Parsons' uncorks 'Remember Me' at the Annenberg Center

December 3, 2010

by Lewis Whittington
EDGE Contributor
Wednesday Dec 1, 2010

The David Parsons Dance Company returns to the Annenberg Center after several years with Remember Me a collaboration of dance and opera drama. Parsons joined forces with the East Village Opera Company for his first time full-length dance work. The troupe has been developing it for two years and it attracts crossover audiences. A wide variety of styles

Parsons spoke by phone from New York about the upcoming Philly concert. "We’ve been working on this for two years. It came about because I was just enthralled by the music by the East Village Opera Company."

Remember Me started out as a single night event of contemporized arias by EVOC at Joe’s Pub in New York and was such a hit they had and extended run which led to very successful recordings. The musicians tried to imagine some of operas most famous arias in arrangements that the composers might choose had they worked with electric instruments and sound design. EVOC’s vocalists Tyley Ross and Anne-Marie Milazzo are onstage with the Parsons dancers as narrators.

Milazzo provided contemporary lyrics in English for the 13 arias into a cohesive story. "Anne-Marie wrote lyrics for such shows as Spring Awakening and Next to Normal. So we were so glad to be able to work with her and Tyler. They really know how to arrange this music for younger audiences in a classy way. "Parsons explained.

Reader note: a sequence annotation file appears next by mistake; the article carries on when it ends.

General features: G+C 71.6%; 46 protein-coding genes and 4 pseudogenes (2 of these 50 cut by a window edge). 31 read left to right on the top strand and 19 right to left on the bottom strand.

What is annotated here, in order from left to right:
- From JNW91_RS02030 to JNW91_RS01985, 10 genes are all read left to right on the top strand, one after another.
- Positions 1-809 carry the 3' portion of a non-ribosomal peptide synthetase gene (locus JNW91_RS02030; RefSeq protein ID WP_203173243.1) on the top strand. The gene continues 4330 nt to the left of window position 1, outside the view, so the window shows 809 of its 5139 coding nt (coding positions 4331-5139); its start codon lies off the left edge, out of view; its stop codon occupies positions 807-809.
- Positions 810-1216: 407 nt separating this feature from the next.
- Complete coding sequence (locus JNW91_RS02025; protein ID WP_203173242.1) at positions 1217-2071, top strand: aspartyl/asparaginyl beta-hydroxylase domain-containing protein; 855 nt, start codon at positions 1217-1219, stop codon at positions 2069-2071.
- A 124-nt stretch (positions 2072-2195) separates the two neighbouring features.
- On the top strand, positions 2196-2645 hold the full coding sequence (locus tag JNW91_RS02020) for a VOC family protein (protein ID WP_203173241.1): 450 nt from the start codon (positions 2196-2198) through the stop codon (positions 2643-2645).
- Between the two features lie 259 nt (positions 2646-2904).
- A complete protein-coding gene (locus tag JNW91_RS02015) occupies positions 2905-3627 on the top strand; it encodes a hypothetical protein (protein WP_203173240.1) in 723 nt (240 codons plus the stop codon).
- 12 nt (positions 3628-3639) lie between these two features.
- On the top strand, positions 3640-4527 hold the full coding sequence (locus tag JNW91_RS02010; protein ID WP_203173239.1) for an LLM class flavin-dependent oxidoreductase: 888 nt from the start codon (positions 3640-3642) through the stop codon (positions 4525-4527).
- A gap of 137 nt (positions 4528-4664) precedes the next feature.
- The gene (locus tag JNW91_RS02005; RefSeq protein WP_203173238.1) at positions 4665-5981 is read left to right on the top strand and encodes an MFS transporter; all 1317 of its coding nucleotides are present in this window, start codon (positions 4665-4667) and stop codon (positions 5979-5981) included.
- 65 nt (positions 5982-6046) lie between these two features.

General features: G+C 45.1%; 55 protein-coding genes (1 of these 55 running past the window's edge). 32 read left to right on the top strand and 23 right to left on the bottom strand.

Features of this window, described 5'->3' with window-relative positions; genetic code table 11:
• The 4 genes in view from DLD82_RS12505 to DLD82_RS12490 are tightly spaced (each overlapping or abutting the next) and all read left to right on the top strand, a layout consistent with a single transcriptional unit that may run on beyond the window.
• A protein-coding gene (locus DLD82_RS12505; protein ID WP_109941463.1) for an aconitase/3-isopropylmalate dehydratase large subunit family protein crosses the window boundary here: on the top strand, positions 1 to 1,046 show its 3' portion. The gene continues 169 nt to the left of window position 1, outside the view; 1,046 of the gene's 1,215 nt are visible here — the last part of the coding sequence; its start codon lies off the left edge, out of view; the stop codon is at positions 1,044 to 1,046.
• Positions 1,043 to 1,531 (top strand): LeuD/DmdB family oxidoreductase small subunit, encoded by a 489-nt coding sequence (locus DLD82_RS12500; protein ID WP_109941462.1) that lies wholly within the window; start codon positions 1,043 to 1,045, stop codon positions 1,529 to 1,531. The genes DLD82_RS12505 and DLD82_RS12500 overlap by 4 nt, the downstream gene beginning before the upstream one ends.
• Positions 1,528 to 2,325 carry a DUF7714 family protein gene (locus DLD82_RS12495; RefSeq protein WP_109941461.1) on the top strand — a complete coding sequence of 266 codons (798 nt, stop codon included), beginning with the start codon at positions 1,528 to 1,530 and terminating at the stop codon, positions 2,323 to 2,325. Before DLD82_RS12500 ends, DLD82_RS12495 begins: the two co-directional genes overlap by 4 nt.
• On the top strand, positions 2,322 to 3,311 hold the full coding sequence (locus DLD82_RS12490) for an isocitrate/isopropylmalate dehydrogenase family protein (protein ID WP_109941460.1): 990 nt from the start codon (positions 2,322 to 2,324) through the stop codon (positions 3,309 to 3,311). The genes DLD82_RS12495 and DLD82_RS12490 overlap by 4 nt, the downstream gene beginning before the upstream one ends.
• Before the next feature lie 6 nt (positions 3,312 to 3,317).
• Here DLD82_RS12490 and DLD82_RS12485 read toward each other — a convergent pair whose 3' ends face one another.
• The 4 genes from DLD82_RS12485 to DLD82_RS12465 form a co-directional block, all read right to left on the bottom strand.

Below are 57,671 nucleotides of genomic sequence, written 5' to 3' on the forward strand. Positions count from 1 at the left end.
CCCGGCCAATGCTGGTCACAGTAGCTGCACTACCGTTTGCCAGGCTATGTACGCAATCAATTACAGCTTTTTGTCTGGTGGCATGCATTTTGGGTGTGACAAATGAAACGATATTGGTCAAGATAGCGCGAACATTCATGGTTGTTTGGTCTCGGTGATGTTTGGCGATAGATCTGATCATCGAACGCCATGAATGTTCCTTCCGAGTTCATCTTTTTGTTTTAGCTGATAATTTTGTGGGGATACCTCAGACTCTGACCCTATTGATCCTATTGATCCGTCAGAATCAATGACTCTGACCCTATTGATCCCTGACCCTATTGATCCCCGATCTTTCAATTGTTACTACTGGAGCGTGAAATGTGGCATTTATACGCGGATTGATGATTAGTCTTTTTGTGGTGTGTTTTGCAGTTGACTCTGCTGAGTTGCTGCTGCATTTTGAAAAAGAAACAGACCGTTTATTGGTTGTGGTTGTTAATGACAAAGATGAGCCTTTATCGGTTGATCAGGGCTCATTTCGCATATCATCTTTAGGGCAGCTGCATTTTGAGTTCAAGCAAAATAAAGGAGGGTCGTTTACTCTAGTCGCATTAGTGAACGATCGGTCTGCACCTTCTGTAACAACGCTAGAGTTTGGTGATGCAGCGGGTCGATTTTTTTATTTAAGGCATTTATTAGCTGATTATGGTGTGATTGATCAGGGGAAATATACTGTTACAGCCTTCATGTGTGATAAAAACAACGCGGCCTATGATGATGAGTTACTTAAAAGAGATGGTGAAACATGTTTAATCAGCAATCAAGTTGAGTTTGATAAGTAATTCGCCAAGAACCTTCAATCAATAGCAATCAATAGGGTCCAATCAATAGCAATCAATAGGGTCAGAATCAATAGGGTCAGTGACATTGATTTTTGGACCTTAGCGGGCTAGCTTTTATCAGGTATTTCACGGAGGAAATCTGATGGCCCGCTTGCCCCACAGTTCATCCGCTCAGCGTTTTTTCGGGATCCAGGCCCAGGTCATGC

Aside from the high concept music, the costumes are by a Project Runway designer Austin Scarlett and " We use multimedia video, which. I actually edited myself. "Parsons said. "We put together a story line. I let loose as far as emotional content. Choreographically I went over the top with this. It’s a totally charged experience of music and dance."

Parsons dancers are known for a wide variety of styles from insect-like movement of The Envelope to the sultry dance ballades of Milton Nascimento and are always athletically dynamic. Remember Me is a departure for them as a full-out over the top story. "The dancers very physical, they tour all over the world and know other cultures and it shows onstage."

Parsons most famous piece, the explosive Caught, a solo first danced by David Parsons himself, will open the Philly performances. Caught, set to electopychedelic music by Robert Fripp, manipulates strobe lighting to make it appear that the dancer never touches the ground, in fact, the performer appears to be frozen or moving in mid-air. It looks like the dancer is being punched through another dimension.It has never been executed with more precision than by Miquel Quinones in this performance.